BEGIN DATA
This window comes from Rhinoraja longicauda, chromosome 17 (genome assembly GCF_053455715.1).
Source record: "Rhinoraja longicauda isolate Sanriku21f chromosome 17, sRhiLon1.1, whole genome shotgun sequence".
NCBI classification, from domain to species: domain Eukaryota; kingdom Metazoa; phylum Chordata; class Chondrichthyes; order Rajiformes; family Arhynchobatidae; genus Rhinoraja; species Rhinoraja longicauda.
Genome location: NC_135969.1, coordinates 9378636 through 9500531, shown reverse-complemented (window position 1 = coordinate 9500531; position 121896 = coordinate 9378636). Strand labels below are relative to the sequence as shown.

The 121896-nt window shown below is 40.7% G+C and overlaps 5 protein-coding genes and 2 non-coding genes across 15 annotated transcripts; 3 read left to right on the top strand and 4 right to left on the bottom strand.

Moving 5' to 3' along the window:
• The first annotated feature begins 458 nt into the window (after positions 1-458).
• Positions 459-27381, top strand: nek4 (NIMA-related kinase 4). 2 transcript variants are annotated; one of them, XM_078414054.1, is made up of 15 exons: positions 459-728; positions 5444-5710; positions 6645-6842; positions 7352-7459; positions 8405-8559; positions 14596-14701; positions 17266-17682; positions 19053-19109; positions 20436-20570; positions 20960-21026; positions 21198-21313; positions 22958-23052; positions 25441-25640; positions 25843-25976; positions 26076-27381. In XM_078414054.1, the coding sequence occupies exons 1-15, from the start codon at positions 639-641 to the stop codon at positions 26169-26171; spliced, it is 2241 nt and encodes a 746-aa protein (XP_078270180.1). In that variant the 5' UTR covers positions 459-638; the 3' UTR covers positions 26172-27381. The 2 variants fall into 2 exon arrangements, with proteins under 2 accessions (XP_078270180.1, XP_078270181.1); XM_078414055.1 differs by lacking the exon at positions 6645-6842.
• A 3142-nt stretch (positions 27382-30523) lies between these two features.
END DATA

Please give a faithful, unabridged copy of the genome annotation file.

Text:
This window comes from Rhinoraja longicauda, chromosome 17 (genome assembly GCF_053455715.1).
Source record: "Rhinoraja longicauda isolate Sanriku21f chromosome 17, sRhiLon1.1, whole genome shotgun sequence".
NCBI classification, from domain to species: domain Eukaryota; kingdom Metazoa; phylum Chordata; class Chondrichthyes; order Rajiformes; family Arhynchobatidae; genus Rhinoraja; species Rhinoraja longicauda.
Genome location: NC_135969.1, coordinates 9378636 through 9500531, shown reverse-complemented (window position 1 = coordinate 9500531; position 121896 = coordinate 9378636). Strand labels below are relative to the sequence as shown.

The 121896-nt window shown below is 40.7% G+C and overlaps 5 protein-coding genes and 2 non-coding genes across 15 annotated transcripts; 3 read left to right on the top strand and 4 right to left on the bottom strand.

Moving 5' to 3' along the window:
• The first annotated feature begins 458 nt into the window (after positions 1-458).
• Positions 459-27381, top strand: nek4 (NIMA-related kinase 4). 2 transcript variants are annotated; one of them, XM_078414054.1, is made up of 15 exons: positions 459-728; positions 5444-5710; positions 6645-6842; positions 7352-7459; positions 8405-8559; positions 14596-14701; positions 17266-17682; positions 19053-19109; positions 20436-20570; positions 20960-21026; positions 21198-21313; positions 22958-23052; positions 25441-25640; positions 25843-25976; positions 26076-27381. In XM_078414054.1, the coding sequence occupies exons 1-15, from the start codon at positions 639-641 to the stop codon at positions 26169-26171; spliced, it is 2241 nt and encodes a 746-aa protein (XP_078270180.1). In that variant the 5' UTR covers positions 459-638; the 3' UTR covers positions 26172-27381. The 2 variants fall into 2 exon arrangements, with proteins under 2 accessions (XP_078270180.1, XP_078270181.1); XM_078414055.1 differs by lacking the exon at positions 6645-6842.
• A 3142-nt stretch (positions 27382-30523) lies between these two features.